The United States is a multicultural state, and diverse ethnicities took an active part in the history of the country’s formation. Nonetheless, various ethnic groups lack knowledge about their origins, history, culture, and traditions since most education is Eurocentric directed. Consequently, students from different ethnic backgrounds are less interested in learning, lack motivation, and feel oppressed. Furthermore, minorities often face racism, discrimination, and other disparities due to the persistence of incorrect stereotypes and biases that are relics of old times. These factors emphasize that ethnic studies should be required in education to provide colored students with knowledge of their heritage and stimulate learning interest, attendance, and achievement. Another reason is to expand the experience of white students about other ethnicities and their history to combat racism and eradicate existing inequities.
Currently, general education offers either superficial or no information regarding events that are important to oppressed nationalities. Ethnic studies allow students of color to discover the part of history that directly belongs to them, not only resistance and struggle for equality but also the cultural, art, and scientific background (“The Fight over Ethnic Studies”). In the context of history, ethnic studies represent profound information about significant tragic events, such as the genocide of Native Americans or the slavery of African Americans (“The Fight over Ethnic Studies”). In addition to detailed information on a specific racial or ethnic group, this course presupposes “increased student commitment to social justice, and improvement of student pride in their own identities and communities” (Bonilla et al.). The ethnic studies course offers a deeper exploration of the inheritance of Black, Latin, Native American, Asian, and other oppressed people in the United States that other courses in general education cannot provide.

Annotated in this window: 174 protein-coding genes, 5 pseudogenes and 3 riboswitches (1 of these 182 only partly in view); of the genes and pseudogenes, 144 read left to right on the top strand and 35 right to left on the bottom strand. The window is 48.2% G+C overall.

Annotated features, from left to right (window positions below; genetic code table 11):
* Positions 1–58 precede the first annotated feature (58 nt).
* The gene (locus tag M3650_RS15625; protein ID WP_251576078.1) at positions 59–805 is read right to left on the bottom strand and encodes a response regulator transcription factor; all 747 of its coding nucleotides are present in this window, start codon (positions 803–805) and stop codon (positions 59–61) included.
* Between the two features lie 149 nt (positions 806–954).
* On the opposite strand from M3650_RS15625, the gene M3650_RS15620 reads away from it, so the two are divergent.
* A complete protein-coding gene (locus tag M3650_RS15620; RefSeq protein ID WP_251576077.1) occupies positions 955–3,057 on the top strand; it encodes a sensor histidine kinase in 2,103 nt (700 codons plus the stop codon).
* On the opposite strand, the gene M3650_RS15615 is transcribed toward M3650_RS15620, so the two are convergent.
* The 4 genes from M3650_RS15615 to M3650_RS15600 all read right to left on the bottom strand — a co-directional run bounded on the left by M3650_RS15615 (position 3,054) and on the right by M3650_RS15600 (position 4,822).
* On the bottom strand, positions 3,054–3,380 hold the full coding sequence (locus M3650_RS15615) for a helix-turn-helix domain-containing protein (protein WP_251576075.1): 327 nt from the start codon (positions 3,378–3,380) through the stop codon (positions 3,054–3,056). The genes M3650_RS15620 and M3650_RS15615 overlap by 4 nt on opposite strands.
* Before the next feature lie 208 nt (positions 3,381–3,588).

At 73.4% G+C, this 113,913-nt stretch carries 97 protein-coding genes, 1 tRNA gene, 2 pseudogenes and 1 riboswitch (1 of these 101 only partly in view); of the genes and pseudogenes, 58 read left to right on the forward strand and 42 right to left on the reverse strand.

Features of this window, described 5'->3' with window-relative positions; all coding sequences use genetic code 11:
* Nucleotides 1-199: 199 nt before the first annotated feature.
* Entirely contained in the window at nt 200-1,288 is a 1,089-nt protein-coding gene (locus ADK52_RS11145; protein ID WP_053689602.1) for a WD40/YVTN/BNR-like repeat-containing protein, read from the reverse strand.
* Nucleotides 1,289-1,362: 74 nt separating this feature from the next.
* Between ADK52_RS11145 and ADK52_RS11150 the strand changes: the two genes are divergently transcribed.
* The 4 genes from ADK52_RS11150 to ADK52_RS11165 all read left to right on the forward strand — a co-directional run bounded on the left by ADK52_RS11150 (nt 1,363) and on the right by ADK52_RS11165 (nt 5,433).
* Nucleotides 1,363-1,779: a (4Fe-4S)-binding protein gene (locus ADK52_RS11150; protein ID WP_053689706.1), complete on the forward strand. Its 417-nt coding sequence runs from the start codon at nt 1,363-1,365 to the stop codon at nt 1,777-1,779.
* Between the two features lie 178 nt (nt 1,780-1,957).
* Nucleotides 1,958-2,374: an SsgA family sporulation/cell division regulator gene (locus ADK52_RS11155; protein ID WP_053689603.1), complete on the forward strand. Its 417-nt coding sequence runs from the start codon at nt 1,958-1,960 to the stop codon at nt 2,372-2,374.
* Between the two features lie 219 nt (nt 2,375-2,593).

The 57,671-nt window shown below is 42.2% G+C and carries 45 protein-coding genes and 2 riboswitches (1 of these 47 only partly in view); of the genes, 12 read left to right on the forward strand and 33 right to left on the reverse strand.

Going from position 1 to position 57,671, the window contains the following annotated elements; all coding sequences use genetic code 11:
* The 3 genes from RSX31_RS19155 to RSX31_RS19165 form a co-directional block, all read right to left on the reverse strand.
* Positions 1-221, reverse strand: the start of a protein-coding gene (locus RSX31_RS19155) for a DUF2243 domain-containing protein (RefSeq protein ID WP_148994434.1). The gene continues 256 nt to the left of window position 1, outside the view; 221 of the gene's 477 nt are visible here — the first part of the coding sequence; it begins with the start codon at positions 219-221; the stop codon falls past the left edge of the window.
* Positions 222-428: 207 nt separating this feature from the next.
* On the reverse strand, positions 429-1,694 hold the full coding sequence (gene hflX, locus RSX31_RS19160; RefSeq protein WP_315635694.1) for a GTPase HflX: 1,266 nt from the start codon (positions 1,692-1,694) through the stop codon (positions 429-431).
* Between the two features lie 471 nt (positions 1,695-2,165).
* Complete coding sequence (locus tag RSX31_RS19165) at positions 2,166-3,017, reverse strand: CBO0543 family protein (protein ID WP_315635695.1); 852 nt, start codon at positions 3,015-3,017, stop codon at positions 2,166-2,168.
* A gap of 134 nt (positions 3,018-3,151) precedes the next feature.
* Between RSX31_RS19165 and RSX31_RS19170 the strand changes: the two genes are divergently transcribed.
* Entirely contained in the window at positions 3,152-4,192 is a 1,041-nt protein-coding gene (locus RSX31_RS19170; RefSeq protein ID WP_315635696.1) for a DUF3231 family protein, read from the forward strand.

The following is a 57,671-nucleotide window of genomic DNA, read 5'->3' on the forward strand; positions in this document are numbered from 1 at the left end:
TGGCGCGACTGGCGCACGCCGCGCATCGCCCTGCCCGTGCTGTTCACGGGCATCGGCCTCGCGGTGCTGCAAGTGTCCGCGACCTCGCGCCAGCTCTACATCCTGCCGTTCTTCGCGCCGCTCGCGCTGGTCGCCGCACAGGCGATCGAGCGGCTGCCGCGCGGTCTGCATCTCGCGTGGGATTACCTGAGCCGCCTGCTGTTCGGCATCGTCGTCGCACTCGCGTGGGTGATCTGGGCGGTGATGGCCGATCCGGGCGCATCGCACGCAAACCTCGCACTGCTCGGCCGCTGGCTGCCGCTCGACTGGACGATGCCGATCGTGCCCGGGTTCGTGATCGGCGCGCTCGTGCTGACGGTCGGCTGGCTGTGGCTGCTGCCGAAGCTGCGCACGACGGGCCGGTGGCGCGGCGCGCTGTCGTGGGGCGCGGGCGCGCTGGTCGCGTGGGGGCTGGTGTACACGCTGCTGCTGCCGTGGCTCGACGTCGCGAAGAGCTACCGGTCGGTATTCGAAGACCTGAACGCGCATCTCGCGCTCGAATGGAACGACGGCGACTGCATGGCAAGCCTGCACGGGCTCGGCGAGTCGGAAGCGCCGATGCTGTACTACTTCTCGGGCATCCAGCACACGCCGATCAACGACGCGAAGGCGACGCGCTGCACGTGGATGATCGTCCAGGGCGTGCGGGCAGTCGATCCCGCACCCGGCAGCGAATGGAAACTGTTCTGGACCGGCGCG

The course in ethnic studies stimulates students of color to study and affects their attendance and achievement. Students are eager to learn about their legacy and history and feel that they are respected and not infringed on, which is reflected in overall performance. The researchers found out that students’ involvement in this course resulted in “increased behavioral engagement in high school,” including improved attendance and achievement (Bonilla et al.). It was also concluded that students with poor academic performance improved their chances of graduating from high school (Bonilla et al.). It can be assumed that ethnic studies is an engaging course for students and develops their desire to learn, which affects their overall performance.
Moreover, this course is an exceptional tool in the struggle against racism and prejudices and is essential for White Americans. Ethnic studies are beneficial since gaining knowledge that the course provides is “good for all students, including white students” (“The Fight over Ethnic Studies”). The study of this course allows students to broaden their horizons and get more information about other peoples, their history, culture, and traditions, as well as their contribution to art and the United States’ foundation. The course involves improving awareness of the people around, their inheritance, their paths, and challenges, which helps smooth out overall tensions and eradicate discrimination.
Ethnic studies should be required in education since it provides students of oppressed ethnicities with knowledge of their heritage, history, culture, and tradition. This course may highlight those historical events that were steadily ignored or overlooked. Ethnic studies help students realize their value and acquire new goals, motivations, and incentives. Such studies are helpful for all students, regardless of their skin color, race, or ethnicity, as it broadens the horizons and closes the gap between diverse people.
Bonilla, Sade, et al. “Ethnic Studies Increases Longer-Run Academic Engagement and Attainment.” Proceedings of the National Academy of Sciences, vol, 118, no. 37, 2021, Web.
“The Fight over Ethnic Studies in Tucson, Arizona.” Revolution, no. 223, 2011, Web.